In the scope of the world, “wealth” can be a pretty relative term. With most media outlets being focused on Western nations, you’d be surprised to know which countries are considered the richest in the world.
To accurately measure wealth, the most common way is to take a country’s the gross domestic product (GDP) based on its purchasing power parity (PPP). GDP takes into account all private and public consumption, investments, and trade.
PPP is a concept used to essentially even out exchange rates, taking two currencies and comparing the price of a “basket of goods” between them. If the good in question is priced the same in both countries, the currencies are at equilibrium. When using this method of GDP and PPP, we use the hypothetical currency known as the international dollar.
Based on these factors, here are the 10 richest countries in 2019.
You’d think the USA would be higher on the list given its presence in general global culture and its allure as “the land of the free” to those wanting to immigrate. But this is why we take PPP into account, to get an accurate measure of the country’s overall wealth vs. the population.
While the USA has the highest GDP in the world at around $21.5 trillion, the country suffers from severe income gaps. As an example, three men in America (Bill Gates, Jeff Bezos, and Warren Buffett) own as much wealth as the bottom 50% of the country. The USA has a population of around 328,285,992 people. Think about that for a second and try not to walk straight into the ocean.
As a mostly mountainous country, Switzerland relies on its services to spur its economy than its goods. The largest service Switzerland offers is its financial services. That isn’t to say the country doesn’t have exports. Coffee is actually a major one, along with watches, gold, and pharmaceuticals. Tourism is also a massive industry.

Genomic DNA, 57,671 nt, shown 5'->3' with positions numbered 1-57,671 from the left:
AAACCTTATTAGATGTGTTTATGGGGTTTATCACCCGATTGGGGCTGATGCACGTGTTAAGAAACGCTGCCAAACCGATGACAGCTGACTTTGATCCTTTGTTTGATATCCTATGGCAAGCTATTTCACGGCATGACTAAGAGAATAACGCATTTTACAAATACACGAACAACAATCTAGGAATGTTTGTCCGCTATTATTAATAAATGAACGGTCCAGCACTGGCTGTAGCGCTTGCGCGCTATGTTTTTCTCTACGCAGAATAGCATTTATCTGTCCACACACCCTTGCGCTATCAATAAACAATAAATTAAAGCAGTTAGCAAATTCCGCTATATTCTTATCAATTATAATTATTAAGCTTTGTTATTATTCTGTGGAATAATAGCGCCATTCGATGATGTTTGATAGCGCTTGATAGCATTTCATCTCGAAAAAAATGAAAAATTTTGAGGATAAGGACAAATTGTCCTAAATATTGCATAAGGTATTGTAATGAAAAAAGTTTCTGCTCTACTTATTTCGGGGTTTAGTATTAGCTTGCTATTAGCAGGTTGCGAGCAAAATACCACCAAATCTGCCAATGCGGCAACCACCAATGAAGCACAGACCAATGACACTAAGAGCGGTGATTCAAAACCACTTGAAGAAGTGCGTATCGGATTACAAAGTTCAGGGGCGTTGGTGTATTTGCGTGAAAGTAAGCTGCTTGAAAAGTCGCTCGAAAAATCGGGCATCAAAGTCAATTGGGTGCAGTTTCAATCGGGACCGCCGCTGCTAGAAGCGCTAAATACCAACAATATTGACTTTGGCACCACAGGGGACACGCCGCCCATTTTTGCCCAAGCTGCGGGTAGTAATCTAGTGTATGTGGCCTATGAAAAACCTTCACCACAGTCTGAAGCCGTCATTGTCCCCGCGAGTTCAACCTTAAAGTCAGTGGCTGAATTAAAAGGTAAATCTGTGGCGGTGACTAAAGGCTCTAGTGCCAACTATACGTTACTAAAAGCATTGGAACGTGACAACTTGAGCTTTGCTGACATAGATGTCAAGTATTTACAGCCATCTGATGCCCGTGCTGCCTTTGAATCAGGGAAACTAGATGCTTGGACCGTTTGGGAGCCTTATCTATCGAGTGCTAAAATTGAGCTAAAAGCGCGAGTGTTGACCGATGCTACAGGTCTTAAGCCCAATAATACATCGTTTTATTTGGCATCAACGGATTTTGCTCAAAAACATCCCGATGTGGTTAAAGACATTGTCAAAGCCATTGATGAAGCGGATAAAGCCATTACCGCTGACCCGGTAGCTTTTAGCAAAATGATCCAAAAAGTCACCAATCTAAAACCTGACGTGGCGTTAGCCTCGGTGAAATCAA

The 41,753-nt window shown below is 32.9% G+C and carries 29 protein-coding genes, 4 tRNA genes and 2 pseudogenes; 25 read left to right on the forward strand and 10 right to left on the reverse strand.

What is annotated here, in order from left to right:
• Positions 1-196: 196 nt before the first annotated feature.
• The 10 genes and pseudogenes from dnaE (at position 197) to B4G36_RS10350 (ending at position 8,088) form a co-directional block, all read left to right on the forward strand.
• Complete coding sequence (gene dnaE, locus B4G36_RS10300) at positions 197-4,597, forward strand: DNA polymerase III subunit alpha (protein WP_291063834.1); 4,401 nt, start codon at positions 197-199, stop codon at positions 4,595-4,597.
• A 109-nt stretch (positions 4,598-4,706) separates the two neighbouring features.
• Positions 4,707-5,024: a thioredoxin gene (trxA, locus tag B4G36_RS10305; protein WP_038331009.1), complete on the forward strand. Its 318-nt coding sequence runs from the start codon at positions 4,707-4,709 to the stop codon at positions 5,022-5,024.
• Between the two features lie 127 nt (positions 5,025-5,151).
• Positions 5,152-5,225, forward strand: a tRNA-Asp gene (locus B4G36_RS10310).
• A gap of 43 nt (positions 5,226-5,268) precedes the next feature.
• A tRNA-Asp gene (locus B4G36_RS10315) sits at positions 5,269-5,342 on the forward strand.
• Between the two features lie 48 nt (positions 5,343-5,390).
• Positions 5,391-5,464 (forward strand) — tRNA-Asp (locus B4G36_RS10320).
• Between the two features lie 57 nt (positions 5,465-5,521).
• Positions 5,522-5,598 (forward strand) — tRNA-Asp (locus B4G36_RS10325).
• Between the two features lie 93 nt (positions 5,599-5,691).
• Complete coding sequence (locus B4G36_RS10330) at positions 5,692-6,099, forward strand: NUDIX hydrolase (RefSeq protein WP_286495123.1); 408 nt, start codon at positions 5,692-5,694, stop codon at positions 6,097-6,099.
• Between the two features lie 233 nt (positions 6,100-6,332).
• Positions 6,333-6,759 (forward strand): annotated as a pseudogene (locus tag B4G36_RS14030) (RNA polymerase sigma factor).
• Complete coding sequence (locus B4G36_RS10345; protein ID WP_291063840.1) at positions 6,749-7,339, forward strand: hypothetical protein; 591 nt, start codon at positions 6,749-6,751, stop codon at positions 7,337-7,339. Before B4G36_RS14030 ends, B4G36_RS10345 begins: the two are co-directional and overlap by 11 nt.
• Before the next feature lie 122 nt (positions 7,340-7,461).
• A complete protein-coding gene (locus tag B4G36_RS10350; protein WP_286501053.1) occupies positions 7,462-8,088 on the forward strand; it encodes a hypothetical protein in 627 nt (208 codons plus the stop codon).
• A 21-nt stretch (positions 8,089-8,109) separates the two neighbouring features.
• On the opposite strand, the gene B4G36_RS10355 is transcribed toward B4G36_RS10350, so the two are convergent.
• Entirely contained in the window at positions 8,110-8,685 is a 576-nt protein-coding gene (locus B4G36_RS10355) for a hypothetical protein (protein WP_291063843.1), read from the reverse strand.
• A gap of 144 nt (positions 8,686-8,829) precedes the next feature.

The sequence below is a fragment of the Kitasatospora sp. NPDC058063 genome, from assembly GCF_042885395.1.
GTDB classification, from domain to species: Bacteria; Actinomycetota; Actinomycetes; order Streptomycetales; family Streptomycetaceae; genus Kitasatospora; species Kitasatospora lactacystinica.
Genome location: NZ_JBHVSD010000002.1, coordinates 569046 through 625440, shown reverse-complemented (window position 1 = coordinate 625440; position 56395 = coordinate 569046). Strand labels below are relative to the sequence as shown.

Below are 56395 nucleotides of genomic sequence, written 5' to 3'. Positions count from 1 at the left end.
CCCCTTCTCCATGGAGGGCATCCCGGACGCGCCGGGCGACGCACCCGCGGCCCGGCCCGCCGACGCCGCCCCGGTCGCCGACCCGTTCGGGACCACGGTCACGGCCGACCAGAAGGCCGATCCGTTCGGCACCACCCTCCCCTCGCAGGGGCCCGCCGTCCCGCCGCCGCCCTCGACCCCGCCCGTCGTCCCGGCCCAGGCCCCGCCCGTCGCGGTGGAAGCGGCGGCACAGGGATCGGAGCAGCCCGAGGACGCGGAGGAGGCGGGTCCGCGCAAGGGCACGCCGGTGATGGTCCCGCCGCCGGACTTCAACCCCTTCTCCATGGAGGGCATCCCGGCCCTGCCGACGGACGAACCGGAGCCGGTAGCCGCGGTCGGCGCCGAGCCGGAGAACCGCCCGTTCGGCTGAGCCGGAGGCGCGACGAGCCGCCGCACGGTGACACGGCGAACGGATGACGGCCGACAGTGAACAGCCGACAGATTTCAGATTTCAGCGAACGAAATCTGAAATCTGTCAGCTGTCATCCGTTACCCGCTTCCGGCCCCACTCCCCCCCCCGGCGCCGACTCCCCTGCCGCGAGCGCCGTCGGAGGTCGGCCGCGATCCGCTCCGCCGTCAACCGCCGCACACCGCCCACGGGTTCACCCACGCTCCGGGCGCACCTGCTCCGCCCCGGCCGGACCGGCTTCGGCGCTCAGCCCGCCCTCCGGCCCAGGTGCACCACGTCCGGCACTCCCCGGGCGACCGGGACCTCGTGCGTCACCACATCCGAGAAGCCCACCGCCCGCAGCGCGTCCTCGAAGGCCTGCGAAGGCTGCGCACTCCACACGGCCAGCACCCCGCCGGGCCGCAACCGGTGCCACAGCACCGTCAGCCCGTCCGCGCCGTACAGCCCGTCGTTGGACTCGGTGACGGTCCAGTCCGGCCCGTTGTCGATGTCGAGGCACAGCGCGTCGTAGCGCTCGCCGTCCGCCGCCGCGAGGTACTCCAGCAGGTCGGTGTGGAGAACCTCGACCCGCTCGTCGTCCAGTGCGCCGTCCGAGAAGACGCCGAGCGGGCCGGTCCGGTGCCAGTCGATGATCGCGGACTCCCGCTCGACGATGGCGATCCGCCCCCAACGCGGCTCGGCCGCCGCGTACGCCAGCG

Switzerland has one of the most advanced and competitive free markets in the world and a low rate of unemployment. But compared to other countries, it has a tiny population. And the country relies on its neighbors and has been pressured by countries in the EU (as well as the US) to reform banking secrecy laws.
Kuwait’s economy heavily relies on its oil reserves and as a result, has little diversity in its economy. It accounts for almost half of Kuwait’s entire GDP. That’s not to say it doesn’t have other exports, they just can’t compete with the nearly $50 billion revenue the oil and gas industry brings to the country. Other exports include vehicles, machinery, and plastics.
Most of the country’s residents live in the country’s capital, Kuwait City. Due to living in an arid Middle Eastern country, the population relies on importing food and water. Fun fact: there is no corporate or personal income tax in Kuwait.
The United Arab Emirates (UAE) is another economy reliant on the oil industry. Like Kuwait, there is no income tax. Comprised of a federation of seven emirates, Abu Dhabi holds the title of the most well-known and the wealthiest of the emirates. Abu Dhabi holds the country’s oil reserves, whereas the emirate of Dubai acts as the financial and commercial capital.
Thanks to Dubai, the UAE has better economic diversification. Since around the late 1990s, the service sectors have steadily gained traction in the country’s economy. With a push for development in tourism and business, the UAE’s government promoted major infrastructure projects, primarily for accommodation and transportation.